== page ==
• Chemistry Bldg. 211, Room 410. Laboratory: Bldg. 211, Room 409


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Personal profile

Research interests

Prof. Gerardo Byk received his B.Sc., M.Sc. and Ph.D. (suma cum laude) at the Hebrew University of Jerusalem. For his Ph.D. thesis, he received the Schmidt Prize from the Weizmann Institute for the best PhD thesis in 1992. In his work he developed a new generation of peptidomimetics by the introduction of the new concept of “backbone cyclization”. This approach was extensively published and protected by patents, and was further exploited by industry. Postdoctoral research in France at the pharmaceutical company AVENTIS. He was involved in the development of novel anti-cancer peptidomimetics and in the development of novel non-viral gene delivery complexes for gene therapy. He returned to Israel as a recipient of the Yigal Alon Fellowship and joined the Department of Chemistry in 1999 as a Senior Lecturer and was promoted to Associate Professor in 2002. Expertise in peptide, peptidomimetics, combinatorial chemistry, gene therapy and biocompatible nanotechnology.


Nanobiotechnology, high-throughput technologies for life cell and in vivo screening of small molecules for tissue targeting, tumor targeting.

Non viral vectors for gene delivery and expression of foreign gens for gene therapy.
Organic synthesis of natural products. Development of organic methods.
For more details see personal web page: www.wix.com/gerardobyk/nanobiotechnology

1.Nanobiotechnology for drug discovery and diagnostics
2.Total synthesis of natural  products
3. combinatorial chemistry and combinatorial screening technologies
4. Non viral gene delivery for gene therapy

Combinatorial Chemistry: Towards the chemistry of the 21st century

In the last twenty years, pharmaceutical companies have invested significant efforts in developing robotics and miniaturization for biological screening purposes. As a result of these efforts, the capacity of biologists to perform in vitro high-throughput screening of chemicals for drug discovery was dramatically improved. The main limitation of this new screening technology lies in the capacity of the chemists to furnish biologists with great diversity and number of products.

Traditionally, drug discovery involved the optimization of lead structures, most likely derived from biological sources, through a multi-step process of serial synthesis and screening. This approach is extremely costly, as each compound will have been individually handcrafted in solution by a synthetic chemist. The need to find more cost-effective methods of drug development, combined with the recent advances in robotic screening which enable the testing of hundreds of thousands of products per year, has led pharmaceutical companies to examine combinatorial synthetic strategies as a means of accelerating drug discovery programs, and increasing the chemical diversity of their compound libraries.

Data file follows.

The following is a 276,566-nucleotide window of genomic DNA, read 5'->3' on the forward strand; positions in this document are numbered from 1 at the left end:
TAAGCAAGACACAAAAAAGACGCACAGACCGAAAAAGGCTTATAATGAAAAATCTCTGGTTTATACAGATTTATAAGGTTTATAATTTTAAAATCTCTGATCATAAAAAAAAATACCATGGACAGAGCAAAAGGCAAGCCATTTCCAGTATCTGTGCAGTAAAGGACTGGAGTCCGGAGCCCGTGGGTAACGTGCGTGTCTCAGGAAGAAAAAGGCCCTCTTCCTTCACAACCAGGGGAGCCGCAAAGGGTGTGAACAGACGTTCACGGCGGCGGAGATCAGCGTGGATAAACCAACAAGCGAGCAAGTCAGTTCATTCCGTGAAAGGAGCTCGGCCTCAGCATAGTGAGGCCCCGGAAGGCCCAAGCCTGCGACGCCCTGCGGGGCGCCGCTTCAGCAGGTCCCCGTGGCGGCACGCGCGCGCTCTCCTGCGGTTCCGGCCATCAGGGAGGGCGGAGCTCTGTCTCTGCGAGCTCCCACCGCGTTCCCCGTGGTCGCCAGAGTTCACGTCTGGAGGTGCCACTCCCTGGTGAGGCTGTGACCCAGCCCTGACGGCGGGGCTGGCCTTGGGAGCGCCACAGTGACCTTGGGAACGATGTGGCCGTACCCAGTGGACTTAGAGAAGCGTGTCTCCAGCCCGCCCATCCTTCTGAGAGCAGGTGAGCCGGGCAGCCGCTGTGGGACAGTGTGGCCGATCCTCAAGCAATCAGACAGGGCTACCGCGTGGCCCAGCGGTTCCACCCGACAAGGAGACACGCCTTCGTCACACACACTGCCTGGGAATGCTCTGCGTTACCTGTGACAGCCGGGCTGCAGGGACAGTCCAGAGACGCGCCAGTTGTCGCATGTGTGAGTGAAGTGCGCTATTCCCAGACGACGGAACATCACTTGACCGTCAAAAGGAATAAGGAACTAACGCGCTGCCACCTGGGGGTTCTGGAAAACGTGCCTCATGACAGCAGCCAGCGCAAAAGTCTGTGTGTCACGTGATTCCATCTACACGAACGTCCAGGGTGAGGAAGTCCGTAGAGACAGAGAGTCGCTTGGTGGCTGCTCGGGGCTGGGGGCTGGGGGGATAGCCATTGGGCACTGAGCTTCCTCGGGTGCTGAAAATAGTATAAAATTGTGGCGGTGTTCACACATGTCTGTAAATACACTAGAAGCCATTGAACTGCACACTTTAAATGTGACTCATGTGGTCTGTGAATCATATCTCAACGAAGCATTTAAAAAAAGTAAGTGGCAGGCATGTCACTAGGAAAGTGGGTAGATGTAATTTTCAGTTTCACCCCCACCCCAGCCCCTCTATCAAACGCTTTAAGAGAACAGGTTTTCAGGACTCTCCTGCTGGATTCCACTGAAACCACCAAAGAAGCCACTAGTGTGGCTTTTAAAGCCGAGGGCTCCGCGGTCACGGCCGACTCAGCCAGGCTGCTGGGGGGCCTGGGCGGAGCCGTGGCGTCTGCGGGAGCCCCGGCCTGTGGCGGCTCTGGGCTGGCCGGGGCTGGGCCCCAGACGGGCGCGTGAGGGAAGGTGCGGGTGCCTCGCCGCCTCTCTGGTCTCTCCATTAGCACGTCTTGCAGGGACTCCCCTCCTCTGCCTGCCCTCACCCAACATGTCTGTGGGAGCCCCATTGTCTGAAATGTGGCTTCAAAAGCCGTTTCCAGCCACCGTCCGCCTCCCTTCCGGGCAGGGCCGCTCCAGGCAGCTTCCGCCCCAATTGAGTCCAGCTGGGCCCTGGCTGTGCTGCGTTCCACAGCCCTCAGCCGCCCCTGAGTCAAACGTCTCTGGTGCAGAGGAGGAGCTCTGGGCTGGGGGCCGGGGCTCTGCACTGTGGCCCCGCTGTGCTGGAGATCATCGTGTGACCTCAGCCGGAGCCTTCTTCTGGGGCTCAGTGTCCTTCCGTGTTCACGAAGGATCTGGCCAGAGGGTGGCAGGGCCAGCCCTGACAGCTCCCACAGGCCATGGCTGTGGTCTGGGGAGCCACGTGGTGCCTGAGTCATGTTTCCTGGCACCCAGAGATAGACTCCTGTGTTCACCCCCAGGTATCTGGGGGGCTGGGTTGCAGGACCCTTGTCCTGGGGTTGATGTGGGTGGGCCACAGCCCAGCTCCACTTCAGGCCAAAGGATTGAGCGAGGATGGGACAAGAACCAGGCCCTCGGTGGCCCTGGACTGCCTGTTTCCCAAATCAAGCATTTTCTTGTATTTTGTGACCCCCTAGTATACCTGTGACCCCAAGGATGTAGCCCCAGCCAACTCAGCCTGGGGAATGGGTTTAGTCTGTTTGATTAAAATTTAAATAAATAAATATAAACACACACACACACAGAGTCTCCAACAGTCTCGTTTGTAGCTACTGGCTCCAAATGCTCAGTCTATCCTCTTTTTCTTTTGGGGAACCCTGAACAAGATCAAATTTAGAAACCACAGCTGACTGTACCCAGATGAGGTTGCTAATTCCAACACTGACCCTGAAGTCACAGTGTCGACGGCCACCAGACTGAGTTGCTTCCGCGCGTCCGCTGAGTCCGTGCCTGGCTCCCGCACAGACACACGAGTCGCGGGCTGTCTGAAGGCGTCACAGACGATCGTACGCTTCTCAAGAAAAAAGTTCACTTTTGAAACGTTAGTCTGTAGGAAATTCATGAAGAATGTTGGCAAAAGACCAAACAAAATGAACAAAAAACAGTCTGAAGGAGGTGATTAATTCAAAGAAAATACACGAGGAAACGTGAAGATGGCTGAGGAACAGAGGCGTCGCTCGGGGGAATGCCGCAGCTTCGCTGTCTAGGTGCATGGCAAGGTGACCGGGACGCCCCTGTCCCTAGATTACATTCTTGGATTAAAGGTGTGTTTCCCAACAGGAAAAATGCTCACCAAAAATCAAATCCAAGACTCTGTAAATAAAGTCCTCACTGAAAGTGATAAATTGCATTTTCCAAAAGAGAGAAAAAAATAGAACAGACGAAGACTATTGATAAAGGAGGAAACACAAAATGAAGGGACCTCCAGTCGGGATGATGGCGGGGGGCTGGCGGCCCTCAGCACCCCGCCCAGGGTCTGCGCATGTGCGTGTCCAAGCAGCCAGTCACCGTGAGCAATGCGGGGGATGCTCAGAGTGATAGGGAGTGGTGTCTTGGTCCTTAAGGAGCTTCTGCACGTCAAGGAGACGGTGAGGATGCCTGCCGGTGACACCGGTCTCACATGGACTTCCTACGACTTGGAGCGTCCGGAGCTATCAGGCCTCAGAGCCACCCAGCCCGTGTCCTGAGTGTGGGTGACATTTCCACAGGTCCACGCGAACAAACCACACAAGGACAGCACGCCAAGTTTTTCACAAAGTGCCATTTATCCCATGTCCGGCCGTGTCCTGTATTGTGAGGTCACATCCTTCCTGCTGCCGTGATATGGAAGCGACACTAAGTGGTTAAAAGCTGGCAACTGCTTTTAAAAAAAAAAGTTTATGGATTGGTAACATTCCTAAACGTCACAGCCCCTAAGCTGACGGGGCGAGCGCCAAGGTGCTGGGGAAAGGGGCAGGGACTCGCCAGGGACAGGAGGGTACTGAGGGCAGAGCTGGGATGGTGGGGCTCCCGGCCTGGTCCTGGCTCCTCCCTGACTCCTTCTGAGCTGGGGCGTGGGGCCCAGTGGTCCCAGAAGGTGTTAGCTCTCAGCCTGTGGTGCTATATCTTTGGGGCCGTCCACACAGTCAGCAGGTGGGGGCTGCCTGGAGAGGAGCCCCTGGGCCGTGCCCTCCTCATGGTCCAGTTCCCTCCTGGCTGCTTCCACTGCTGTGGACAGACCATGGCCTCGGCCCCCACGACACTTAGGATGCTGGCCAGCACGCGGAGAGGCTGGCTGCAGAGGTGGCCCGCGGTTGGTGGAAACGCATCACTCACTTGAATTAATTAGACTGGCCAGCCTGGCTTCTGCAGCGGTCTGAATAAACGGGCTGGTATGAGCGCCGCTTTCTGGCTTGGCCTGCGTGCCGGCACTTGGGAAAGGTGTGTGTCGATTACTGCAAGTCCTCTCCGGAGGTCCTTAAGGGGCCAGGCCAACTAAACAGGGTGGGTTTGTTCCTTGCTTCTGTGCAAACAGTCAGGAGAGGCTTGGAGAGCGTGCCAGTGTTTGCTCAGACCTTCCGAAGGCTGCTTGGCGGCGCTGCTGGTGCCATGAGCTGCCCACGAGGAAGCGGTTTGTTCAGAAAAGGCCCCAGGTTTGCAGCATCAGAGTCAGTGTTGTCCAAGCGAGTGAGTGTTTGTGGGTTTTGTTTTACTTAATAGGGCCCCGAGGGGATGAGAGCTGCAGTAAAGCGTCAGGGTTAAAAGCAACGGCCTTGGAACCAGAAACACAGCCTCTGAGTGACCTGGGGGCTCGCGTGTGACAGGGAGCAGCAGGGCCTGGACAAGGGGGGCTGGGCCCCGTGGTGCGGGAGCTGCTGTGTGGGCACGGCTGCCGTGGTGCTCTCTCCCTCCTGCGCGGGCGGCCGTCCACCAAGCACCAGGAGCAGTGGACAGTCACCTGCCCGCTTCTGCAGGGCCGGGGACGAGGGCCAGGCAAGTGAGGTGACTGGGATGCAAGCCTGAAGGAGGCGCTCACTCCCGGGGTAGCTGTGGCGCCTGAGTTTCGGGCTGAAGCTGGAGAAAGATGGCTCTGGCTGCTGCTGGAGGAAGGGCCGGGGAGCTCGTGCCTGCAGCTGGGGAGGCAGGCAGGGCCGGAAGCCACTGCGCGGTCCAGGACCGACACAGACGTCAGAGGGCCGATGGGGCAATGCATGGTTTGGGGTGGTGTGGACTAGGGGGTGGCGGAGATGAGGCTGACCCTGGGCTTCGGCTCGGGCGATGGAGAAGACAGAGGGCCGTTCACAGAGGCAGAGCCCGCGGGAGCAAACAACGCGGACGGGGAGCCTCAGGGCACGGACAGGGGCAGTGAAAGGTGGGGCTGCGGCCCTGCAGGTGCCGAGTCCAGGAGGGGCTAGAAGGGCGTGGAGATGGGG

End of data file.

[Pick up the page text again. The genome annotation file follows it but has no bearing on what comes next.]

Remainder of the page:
Chemists in academia are aware that novel synthetic tools must be developed in order to meet the increasing requirements of the high-throughput biological screening technology. For this purpose, the use of robotics in organic synthesis may significantly improve the diversity of synthetic libraries, and may allow the finding of new organic reactions. The emerging technology, the so-called ‘Combinatorial Chemistry’, is based on the simple premise that the greater the diversity of compounds tested, the better the chance of finding one that can be developed into a drug or other industrial lead. Although it is theoretically not limited to any specific family of chemical species, the scope of this approach is actually limited as a result of the restrained organic reactions available for synthesis on solid supports, and by the limited quantity of available multi-reagent organic reactions. A main goal of the laboratory of peptidomimetics and genetic chemistry will be to discover and develop new tools for extending the scope of combinatorial chemistry, and the application of these new tools to drug discovery.


The laboratory will focus on the design and delivery of biologically active molecules and complexes for drug research and clinical applications.

Some tasks of the laboratory:

Development of new technologies for automation and miniaturization of organic synthesis: Multicomponent and multistep organic synthesis on solid supports for high throughput synthesis.